- Passport and visa
Taking a quick glance at the map of West Africa, one cannot help but notice that Ghana stands almost half way on the stretch of coast from Dakar in Senegal to the southern parts of Cameroon. The climate here is tropical. It is warm and comparatively dry along the southeast coast. The southwest is hot and humid while in the north, it is hot and dry.
PASSPORT AND VISA:
A passport and a visa are required. All visitors to Ghana must possess a valid passport issued by their home governments, except nationals of selected member country of the ECOWAS who may produce travel certificates in lieu of passports. All non-ECOWAS citizens require visas at a fee before entry. Ghana Missions and Embassies are authorized to issue visas or entry permits to all classes of visitors destined to Ghana. Where no Ghanaian mission has been established, the visitors may apply directly or through his/her Ghanaian associate by fax, at least two weeks before the visit. Visas or entry permits cannot be acquired on arrival at the airport or border.
NOTE: Visa requirement can change at any time. Local representatives must be contacted for latest requirements.
Health insurance is vital and must cover for accidents and emergency evacuations. Medical facilities are available in all regional capitals and certain towns and villages.
WHO guidelines states that a cholera vaccination certificate is no longer a condition for entry to Ghana. However, precautions are seasonal outbreaks during rainy seasons ( May to July and September to October). Visitors must seek up-to date advice.
- Typhoid immunization is advised.
Malaria risk is predominantly in the malignant (P. falciparum) form and exists throughout the year in the whole country.
AIRPORT & TRANSPORT:
Kotoka International Airport is located 7 miles (12km) from the Accra city centre. Car rental facilities are available at the airport. Metred taxis and shared taxis as well as shared minibuses (tro-tro) are available. Other facilities include duty free shops, snack bars, ATMs, information desks, post offices and foreign exchange bureaus.
The official currency is the cedi (GHC). The cedi comes in denominations of GHC1, GHC2, GHC5, GHC10, GHC20, GHC50 bills and 50p, 20p, 10p, 5p and 1p coins (p= pesewa). There is no restriction on the amount of foreign currency you may bring into Ghana. This must, however, be stated on the currency declaration form.
FOREIGN EXCHANGE BUREAU
Foreign currency can be freely exchanged at any forex bureau in the country. There are several foreign exchange bureaus (Forex) in all the major towns and cities, but many outside Accra may not accept traveler's cheques except the banks. Forex bureaus tend to give better rates for large-denomination bills than banks normally do. The best exchange rates are for US Dollars, French Francs, Deutsche Marks and British Pounds. Most travelers' cheques can be exchanged. Private foreign-exchange (Forex) offices have better rates and hours.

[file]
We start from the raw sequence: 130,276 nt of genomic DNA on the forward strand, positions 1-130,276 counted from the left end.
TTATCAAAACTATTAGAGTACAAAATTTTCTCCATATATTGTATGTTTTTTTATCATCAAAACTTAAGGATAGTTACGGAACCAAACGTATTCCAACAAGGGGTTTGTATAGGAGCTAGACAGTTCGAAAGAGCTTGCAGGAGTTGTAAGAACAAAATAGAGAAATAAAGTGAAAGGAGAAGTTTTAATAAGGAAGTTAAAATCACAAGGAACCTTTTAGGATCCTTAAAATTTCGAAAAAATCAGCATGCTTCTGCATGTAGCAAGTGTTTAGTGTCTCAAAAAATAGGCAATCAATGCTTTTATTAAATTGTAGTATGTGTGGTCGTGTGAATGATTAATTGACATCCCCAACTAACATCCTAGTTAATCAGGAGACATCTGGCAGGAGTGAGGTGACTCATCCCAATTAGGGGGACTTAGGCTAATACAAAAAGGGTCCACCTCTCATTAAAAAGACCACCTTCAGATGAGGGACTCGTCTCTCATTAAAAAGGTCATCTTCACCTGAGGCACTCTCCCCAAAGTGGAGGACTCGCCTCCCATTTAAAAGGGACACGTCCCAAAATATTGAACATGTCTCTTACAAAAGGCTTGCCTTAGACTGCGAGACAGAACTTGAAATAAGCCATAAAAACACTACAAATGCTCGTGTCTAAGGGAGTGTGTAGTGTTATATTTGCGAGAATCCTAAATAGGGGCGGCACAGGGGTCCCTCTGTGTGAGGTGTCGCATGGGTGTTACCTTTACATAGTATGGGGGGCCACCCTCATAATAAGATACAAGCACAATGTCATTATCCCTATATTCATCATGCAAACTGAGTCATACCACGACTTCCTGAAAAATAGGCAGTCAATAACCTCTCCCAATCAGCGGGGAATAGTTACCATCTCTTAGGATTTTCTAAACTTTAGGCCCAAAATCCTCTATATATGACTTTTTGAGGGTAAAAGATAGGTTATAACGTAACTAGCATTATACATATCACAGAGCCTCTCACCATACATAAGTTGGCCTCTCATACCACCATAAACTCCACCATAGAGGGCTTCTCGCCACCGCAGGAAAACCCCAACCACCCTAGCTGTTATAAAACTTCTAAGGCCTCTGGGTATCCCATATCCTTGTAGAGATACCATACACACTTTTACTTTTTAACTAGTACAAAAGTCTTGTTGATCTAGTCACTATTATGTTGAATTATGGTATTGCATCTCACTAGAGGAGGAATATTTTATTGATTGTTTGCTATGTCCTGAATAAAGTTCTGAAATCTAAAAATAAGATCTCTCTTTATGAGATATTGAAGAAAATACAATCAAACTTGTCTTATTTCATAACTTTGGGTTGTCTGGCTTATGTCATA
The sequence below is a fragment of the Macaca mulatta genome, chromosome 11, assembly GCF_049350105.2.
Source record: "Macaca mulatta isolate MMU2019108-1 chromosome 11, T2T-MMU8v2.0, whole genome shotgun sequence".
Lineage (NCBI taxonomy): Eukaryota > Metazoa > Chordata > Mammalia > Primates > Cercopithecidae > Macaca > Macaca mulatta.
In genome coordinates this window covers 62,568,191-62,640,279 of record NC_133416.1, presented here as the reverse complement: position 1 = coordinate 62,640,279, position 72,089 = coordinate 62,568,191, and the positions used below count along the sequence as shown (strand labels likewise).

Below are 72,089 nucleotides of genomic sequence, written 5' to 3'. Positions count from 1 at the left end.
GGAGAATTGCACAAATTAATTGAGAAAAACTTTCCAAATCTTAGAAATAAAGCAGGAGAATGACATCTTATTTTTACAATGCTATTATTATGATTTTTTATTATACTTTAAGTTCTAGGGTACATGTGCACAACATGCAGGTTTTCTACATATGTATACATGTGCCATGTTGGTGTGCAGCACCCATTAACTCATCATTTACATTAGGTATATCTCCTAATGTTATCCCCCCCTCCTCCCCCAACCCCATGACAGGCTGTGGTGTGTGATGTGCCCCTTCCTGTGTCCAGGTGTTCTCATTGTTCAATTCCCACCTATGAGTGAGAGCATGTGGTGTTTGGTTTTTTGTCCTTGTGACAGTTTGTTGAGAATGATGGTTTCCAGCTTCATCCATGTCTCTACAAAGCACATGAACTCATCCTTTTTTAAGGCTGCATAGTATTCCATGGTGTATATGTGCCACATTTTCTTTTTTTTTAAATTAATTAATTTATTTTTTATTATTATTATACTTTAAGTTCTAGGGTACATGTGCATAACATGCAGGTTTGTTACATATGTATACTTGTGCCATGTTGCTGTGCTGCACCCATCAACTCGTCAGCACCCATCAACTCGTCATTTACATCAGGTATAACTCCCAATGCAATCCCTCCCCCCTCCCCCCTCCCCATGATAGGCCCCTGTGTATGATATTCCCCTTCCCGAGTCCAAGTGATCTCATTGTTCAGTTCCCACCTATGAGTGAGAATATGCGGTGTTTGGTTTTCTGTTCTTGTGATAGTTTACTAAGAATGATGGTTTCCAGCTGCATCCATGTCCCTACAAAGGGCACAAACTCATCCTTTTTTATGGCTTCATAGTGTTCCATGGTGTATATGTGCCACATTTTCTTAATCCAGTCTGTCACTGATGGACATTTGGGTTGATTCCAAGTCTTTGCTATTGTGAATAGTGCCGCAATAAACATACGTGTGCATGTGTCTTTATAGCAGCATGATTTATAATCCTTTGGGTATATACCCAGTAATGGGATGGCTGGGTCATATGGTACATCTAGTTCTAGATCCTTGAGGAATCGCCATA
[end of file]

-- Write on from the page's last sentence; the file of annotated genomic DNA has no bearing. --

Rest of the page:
Many places take major international credit cards such as Visa, MasterCard and American Express.
Banks open from 8.30am to 3pm (4pm on Fridays) on weekdays .A few bank branches open on saturdays. Most banks operate Automatic Teller Machines (ATM).
Castles and Forts
Ghana's coasts are famous for their fine white sandy beaches perfect for long walks and jogging, with shallow turquoise waters and coconut trees. Some also have secluded coves, conducive for lovers who wish to be isolated. Ghana's coasts are characterized not just by these but by castles and forts that constitute the basis for the political, economic, social and cultural heritage of Ghana. Although built on Ghanaian soil, the architects were of European descent.
They are an invaluable treasure. They hold a mystery and history relevant not only to modern Ghana but Africa and the rest of the world. The early growth of cape coast, Takoradi and other areas along the coast was due to its function as major ports and trading centres to a number of traders including slave traders. These castles and forts served as places of abode and work for both European masters and their native African servants. Gold and ivory ready for export were stored here as well as slaves ready for auction in the new world.
Wildlife protected areas and National Parks
Ghana supports ecotourism. It boasts of many places that conserves the environment and improves the welfare of the people in the locality. They include nature parks and animal preservation areas.
The Kakum National Park is the most popular and accessible park in Ghana. It is an evergreen undisturbed rainforest which offers both a walk through the forest and a canopy walk suspended between trees. Its sun bird trail allows visitors observe three ecosystems; the rainforest, secondary forest and pond environment for visitors to watch birds. It has 40 species of mammals, 200 species of birds, large number of reptiles and amphibians and 400 species of butterflies. It's the best place to appreciate nature. Other sites include; Bui National Park, Aburi Botanical Gardens, Mole National Park, Paga crocodile ponds, Boabeng- Fiema monkey sanctuary.
Museums in Ghana serve historical, religious and educative purposes. Those to visit include the National Museum , the Kwame Nkrumah Mausoleum, the Dubois Centre in Accra, The Army and Prempeh II Museum and the National Culture Centre in Kumasi.
Natural features (water bodies and highlands)
Water bodies also serve as attractions. Some also serve as shrines, fishing grounds as well as prayer grounds. Some like the Akosombo dam and Volta Lake serve economic and industrial purposes. The features as well as the activities undertaken at these locations make them worth seeing. The Boti, Wli and Fuller waterfalls, the Lake Bosomtwi, Yeji port and Mount Afadjato are all very interesting places to visit.
- The Larabanga Mosque
- The Monkey Sanctuary
- Labadi Beach
- Makola market.